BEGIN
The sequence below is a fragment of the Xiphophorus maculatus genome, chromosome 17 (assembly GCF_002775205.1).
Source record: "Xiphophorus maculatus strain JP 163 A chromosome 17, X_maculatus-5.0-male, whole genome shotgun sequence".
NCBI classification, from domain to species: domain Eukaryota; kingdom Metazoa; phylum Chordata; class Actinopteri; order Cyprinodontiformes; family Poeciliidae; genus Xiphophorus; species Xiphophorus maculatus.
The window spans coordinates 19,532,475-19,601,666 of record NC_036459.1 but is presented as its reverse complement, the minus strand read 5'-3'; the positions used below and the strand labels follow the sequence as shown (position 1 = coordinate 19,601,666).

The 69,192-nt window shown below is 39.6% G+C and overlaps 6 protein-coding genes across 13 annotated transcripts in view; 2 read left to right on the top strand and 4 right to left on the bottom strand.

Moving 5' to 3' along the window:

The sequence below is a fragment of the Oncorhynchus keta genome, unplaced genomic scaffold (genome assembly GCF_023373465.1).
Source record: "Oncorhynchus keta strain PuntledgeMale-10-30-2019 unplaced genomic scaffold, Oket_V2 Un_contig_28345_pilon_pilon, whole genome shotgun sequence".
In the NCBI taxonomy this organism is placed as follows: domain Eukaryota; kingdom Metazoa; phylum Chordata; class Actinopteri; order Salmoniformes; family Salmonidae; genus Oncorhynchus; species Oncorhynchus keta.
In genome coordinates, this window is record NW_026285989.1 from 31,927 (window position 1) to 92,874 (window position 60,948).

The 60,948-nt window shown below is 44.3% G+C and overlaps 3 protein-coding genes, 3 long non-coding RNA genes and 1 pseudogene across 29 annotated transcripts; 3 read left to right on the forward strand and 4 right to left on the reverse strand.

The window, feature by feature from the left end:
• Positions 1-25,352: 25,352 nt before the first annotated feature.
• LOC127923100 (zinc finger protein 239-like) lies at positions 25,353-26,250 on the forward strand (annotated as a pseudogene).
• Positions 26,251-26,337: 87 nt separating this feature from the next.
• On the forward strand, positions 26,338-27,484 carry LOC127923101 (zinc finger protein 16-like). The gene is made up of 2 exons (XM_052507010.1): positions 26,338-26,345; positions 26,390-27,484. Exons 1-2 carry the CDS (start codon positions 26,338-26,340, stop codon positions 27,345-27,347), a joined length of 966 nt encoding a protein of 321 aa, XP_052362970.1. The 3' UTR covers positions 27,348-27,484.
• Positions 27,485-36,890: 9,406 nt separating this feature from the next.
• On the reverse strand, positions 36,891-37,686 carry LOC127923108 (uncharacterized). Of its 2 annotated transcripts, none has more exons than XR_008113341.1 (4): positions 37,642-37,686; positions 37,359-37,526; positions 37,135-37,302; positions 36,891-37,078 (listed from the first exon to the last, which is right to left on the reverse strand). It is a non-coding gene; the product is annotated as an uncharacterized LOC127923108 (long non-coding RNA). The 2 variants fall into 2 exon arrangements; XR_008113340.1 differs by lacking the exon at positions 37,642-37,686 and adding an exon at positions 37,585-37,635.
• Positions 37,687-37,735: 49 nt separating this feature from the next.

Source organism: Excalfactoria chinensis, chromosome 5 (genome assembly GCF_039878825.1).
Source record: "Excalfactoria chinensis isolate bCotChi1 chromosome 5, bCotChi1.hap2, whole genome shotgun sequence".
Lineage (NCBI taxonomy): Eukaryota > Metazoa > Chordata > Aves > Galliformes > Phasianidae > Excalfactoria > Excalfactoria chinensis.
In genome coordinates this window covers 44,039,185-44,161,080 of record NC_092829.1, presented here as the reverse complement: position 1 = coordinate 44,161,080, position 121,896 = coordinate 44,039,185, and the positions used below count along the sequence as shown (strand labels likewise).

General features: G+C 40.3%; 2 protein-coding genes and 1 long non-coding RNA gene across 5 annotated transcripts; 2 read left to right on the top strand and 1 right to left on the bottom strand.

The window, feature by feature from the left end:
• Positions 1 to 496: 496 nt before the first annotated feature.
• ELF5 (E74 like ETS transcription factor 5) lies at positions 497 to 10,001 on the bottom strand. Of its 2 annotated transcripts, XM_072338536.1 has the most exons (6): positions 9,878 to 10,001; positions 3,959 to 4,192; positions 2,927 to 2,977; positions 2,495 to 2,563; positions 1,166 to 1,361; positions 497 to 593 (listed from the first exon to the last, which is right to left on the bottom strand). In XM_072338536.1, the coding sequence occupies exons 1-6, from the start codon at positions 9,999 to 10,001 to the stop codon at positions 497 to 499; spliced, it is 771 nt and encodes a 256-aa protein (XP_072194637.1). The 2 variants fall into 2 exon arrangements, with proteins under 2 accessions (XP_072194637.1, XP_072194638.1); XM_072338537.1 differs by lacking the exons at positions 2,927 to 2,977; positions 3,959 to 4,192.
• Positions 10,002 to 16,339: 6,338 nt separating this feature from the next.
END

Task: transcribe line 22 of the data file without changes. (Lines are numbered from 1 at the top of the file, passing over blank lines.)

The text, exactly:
Lineage (NCBI taxonomy): Eukaryota > Metazoa > Chordata > Aves > Galliformes > Phasianidae > Excalfactoria > Excalfactoria chinensis.